This week, we said good-bye to our friends at Parks and Recreation as the series finale aired. Parks and Recreation is a comedy television series centered in the parks department in Pawnee, Indiana. The series stars the amazingly talented Amy Poehler as Leslie Knope, a manager in the Parks and Recreation department, who tackles every local government task with an unending amount of enthusiasm and optimism towards public service and each and every governmental task. She also has a dream of becoming president of the United States – a potentially far-fetched dream, but I believe one that many of those who embark on a career in public service share with her.
After realizing local government was the subject for a prime time sitcom, I was immediately drawn to the show during the first season. The episodes tracked major local government issues such as government shut-downs and recalls, as well as reoccurring processes such as budgeting, elections, and town hall meetings. The comedy also showed the passion that can be demonstrated by citizens on local issues.
While I was an avid fan for the majority of its seven year run, the show recently lost its spot in my DVR. I actually read about the series finale on NPR’s website and a quote from the show caught my attention:
There’s a scene in a very early episode in which city planner Mark Brendanawicz — who later left the show — explains with some misery that his latest accomplishment is getting a speed bump lowered 2 inches. Leslie, as always, had the bright side covered: “You fixed a problem,” she says. “That’s what we’re supposed to do.”
And, that is exactly what the characters in the show did every week…they fixed a problem – though, often, it was an outlandish problem that was fixed in a very funny way.
While I enjoyed the humor of the show, local governments across the world fix problems every day. That is what we are supposed to do. Every day, local government officials from the laborers to department directors, and everyone in between, fix problems to make life better for the citizens.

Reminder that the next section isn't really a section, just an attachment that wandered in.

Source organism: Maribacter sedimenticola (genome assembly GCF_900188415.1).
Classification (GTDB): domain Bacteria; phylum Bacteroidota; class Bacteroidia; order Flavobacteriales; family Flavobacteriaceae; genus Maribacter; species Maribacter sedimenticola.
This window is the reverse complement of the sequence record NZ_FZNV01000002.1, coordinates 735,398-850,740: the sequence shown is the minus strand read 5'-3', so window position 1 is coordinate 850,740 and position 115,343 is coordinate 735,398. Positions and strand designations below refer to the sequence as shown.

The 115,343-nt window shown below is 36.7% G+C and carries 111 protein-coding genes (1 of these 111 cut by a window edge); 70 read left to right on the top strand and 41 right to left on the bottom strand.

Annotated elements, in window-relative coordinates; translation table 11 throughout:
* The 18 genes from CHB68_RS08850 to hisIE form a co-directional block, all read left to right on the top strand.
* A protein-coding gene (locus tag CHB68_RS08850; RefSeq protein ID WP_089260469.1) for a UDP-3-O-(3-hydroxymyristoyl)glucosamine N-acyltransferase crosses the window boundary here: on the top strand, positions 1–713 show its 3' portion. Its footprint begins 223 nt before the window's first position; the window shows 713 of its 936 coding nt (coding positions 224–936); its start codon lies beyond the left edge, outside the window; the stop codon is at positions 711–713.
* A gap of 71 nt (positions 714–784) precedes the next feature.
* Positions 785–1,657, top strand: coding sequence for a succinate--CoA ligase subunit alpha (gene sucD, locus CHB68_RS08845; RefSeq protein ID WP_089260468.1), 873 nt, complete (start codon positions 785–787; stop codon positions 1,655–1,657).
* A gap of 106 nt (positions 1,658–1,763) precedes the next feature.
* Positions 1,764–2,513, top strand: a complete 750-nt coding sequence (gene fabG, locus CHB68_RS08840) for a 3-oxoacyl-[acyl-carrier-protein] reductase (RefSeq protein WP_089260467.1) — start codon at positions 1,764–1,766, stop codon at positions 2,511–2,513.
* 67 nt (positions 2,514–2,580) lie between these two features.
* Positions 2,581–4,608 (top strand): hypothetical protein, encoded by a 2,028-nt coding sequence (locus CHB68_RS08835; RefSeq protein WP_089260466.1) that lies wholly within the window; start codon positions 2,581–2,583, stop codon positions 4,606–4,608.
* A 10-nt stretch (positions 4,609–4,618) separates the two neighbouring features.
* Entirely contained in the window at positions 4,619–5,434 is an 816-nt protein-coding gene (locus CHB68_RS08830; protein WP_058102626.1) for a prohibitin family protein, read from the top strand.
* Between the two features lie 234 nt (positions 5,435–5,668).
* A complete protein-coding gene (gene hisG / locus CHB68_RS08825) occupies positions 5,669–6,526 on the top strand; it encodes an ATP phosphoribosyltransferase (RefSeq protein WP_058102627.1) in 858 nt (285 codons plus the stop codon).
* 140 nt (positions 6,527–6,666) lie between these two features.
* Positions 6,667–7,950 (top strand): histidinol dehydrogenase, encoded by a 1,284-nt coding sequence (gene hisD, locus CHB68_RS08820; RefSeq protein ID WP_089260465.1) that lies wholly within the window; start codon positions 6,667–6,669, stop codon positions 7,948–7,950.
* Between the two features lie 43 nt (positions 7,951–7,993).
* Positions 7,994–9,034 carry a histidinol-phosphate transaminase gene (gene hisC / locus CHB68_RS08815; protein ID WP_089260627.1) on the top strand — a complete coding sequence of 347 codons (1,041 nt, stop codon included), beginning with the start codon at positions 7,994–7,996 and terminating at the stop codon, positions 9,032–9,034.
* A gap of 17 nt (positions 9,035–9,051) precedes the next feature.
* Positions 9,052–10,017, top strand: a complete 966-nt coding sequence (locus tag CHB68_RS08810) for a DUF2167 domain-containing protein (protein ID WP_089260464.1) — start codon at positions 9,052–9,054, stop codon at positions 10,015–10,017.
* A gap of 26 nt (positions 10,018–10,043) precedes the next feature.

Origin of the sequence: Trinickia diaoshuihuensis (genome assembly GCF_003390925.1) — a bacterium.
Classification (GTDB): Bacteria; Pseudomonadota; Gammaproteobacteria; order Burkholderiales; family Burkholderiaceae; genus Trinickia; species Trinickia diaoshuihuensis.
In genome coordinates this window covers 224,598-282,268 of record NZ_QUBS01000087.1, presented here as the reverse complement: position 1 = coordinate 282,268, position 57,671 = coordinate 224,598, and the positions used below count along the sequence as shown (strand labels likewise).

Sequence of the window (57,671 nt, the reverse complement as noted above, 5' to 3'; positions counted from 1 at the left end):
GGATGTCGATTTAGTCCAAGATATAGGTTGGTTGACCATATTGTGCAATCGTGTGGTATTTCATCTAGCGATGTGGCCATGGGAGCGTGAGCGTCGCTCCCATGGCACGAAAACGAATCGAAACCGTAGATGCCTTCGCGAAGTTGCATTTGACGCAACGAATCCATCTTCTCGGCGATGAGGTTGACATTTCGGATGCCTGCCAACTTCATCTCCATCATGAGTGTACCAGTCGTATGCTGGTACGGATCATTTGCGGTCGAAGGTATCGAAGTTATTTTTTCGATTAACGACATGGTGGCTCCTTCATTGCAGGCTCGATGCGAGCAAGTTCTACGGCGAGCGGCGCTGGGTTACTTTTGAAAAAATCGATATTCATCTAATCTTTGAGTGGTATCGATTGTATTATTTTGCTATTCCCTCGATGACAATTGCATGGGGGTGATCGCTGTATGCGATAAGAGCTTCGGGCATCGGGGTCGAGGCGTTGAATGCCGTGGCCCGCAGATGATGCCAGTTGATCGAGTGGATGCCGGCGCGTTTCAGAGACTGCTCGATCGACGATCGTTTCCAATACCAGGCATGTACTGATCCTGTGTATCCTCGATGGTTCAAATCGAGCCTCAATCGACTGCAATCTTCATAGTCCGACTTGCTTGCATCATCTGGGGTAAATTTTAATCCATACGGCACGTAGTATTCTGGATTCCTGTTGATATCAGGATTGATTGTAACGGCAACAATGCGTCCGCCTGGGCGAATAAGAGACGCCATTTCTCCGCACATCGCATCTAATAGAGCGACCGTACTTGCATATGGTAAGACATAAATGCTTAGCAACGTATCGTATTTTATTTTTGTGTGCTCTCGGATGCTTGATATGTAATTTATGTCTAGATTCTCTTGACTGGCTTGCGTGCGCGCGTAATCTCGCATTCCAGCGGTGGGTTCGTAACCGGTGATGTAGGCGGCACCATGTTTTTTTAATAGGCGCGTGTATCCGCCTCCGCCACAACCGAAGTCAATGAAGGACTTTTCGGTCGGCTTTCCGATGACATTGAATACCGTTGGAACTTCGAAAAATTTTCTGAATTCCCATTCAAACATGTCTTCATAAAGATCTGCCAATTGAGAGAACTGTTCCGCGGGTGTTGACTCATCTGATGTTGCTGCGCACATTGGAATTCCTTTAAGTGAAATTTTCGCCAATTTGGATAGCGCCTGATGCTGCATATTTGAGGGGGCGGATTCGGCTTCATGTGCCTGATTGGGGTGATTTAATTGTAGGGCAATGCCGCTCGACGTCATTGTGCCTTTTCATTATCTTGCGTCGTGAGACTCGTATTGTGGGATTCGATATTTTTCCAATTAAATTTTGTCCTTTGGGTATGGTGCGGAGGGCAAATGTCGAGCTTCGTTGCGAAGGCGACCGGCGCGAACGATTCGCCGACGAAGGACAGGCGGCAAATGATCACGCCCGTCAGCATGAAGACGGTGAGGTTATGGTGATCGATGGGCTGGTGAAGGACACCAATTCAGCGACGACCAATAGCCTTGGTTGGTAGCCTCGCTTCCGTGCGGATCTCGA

As I watched the series finale this evening (after Googling the “Cliffs Notes” version for the past several seasons), Leslie Knope’s character sums up public service in a toast to her former Parks and Recreation teammates, “When we worked here, together, we fought, scratched, and clawed to make people’s lives a tiny bit better. That’s what public services is all about – small incremental change every day.” In Jim Collins work in Good to Great, Leslie’s quote represents the concept of “Turning the Flywheel.” Small, consistent steps taken towards improvement will yield dramatic improvements over time (Tweet This).
When you are frustrated by the fighting, clawing, or the tiny tasks – read this quote to remind you that your daily changes will make people’s lives better. Making a difference is all that all of us public servants want (besides being president).
PS – While planning your community’s Easter Egg Hunt, watch this clip from Parks and Recreation. You can thank me later.
Executive Search Manager
During Sunday’s Austin Marathon, a participant dramatically crawled to the finish line to complete her race.
Hyvon Ngetich, a 29 year-old runner from Kenya, led the women’s elite race for the majority of the 26.2 mile race. However, with the finish line in sight, she collapsed. Her body literally hit a wall and she was unable to continue to run.
She was offered a wheelchair and declined. She was offered medical assistance and declined. In a marathon, if you are assisted at all, then you would be disqualified. Instead, Ms. Ngetich crawled on her hands and knees to the finish line.
As you can see from this video, she shows fierce determination with every movement of her body as she slowly gets closer and closer to the finish. With an outstanding amount of effort, Ms. Ngetich finished third in the women’s marathon – a focused and determined runner.
It is during the trying times in our communities that leaders also show this unending focus and determination. An issue, such as a major development project or the annual budget approval, can bring unexpected obstacles at the end of a long review process. It does not matter how many times a leader has checked in with the community or the elected officials along the way; an obstacle at the end can completely derail the entire process.
But, when an obstacle presents itself, do not give up on crossing the finish line (Tweet This). You just may need to adjust your method of reaching the finish line. Perhaps, you need to explore some public engagement opportunities to reach to the crux of the conflict. Perhaps, you need to ask that the issue be sent to an advisory committee for further review by different perspectives from the community. Or, perhaps, the issue should be tabled until a different time in the life of the city.
For whatever issue is presenting an obstacle in your community, focus your attention on the finish line and how you can get there. Then, with unending determination, crawl your community to the finish. As a leader, it does not matter that you finished first or third, it matters that you finished – with focus and determination.
Executive Search Manager